A quick guide to what little gift to get your uke obsessed love one for Christmas. (Or what you might like to get for yourself because everyone else is getting you socks).
A good set of strings is the fastest and cheapest way to improve the sound of any ukulele. But if you’re buying them for someone else, be careful. Type in ‘ukulele strings’ on eBay and you’ll get a dizzying variety.
One particular problem is buying the right size. If the person you’re buying them for has a number of ukuleles, you don’t need to worry – they’ll probably have one of each size. If they’re a relatively new player, your best bet is to buy strings for a soprano ukulele.
Ukulele Tuner: Intelli IMT-500 Tuner
“Ever tried tuning in a room with lots of noise or in the dark?” asks musicguymic.
I can’t say that tuning my ukulele in the dark is a big problem for me. Tuning in a noisy environment, however, is. The Intelli tuner clips on to the end of the uke and picks up the pitch by vibration of the uke itself – avoiding any confusion with ambient sound.
It’s a chromatic tuner i.e. you can tune to any pitch you want. This means that, as well as ukes, it can be used to tune guitars, mandolins, banjos etc.
The cheapest I’ve seen these advertised is musicguymic on eBay.
The perfect present for: those who torture you with out of tune playing, ukulele group members, regular live players, buskers, multi-instrumentalists, those with noisy kids/housemates, those who play the uke while potholing.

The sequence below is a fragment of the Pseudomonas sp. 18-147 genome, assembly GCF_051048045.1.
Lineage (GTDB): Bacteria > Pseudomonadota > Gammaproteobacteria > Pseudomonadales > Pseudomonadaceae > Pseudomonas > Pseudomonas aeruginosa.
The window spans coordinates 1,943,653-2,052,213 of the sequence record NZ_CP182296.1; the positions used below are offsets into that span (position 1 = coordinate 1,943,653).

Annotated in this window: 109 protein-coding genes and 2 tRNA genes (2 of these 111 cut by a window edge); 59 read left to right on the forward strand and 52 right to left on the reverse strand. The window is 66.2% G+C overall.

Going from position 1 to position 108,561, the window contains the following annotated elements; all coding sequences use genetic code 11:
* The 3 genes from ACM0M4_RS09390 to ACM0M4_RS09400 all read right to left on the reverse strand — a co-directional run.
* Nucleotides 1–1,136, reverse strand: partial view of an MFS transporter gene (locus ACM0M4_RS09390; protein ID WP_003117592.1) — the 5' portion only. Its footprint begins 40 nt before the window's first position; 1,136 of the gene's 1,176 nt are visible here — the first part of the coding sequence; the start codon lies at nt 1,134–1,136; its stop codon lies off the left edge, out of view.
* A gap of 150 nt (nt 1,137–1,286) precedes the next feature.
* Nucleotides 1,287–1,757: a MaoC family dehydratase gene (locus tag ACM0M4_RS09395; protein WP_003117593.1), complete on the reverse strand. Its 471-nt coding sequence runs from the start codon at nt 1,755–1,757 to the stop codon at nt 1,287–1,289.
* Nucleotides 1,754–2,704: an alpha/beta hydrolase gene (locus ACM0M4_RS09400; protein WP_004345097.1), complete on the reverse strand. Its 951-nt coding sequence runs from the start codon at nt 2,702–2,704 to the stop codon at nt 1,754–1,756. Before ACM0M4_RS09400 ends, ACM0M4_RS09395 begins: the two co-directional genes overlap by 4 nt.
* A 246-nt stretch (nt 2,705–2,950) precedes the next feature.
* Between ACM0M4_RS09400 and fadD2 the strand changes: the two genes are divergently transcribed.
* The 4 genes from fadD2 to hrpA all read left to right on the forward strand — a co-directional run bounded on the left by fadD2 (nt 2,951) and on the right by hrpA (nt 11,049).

One for the serious uke player, this. Because they’re made of wood, ukuleles can warp and crack over time as they dry out. Humidifiers stop this happening.
Someone who’s getting their first, cheap ukulele doesn’t need a humidifier. But if you know someone lucky enough to be getting a good quality uke (particularly a vintage one), I’m sure they’d be very pleased to get a wax and humidifer set to go along with it.
The perfect present for: a uke collector, someone’s who’s getting an expensive uke for xmas.
I’m very guilty of speeding up as I play (and generally wandering out of time) and so are many players. I know I should use a metronome but I don’t. It’s probably because I’ve only got a nasty little, electronic metronome that emits a sharp ‘bip’. If I had a nice vintage metronome, I might use it as often as I should.
Cadenzia Palmer Pocket Metronome
Baldwin Tempo-Matic Metronome (yes, it’s electronic – but it’s gorgeous).
Guitar picks are death to ukuleles. They sound too harsh. Felt picks are made for the uke’s more delicate disposition. Besides, they’re a cheap stocking filler.
Perfect for: recovering guitarists.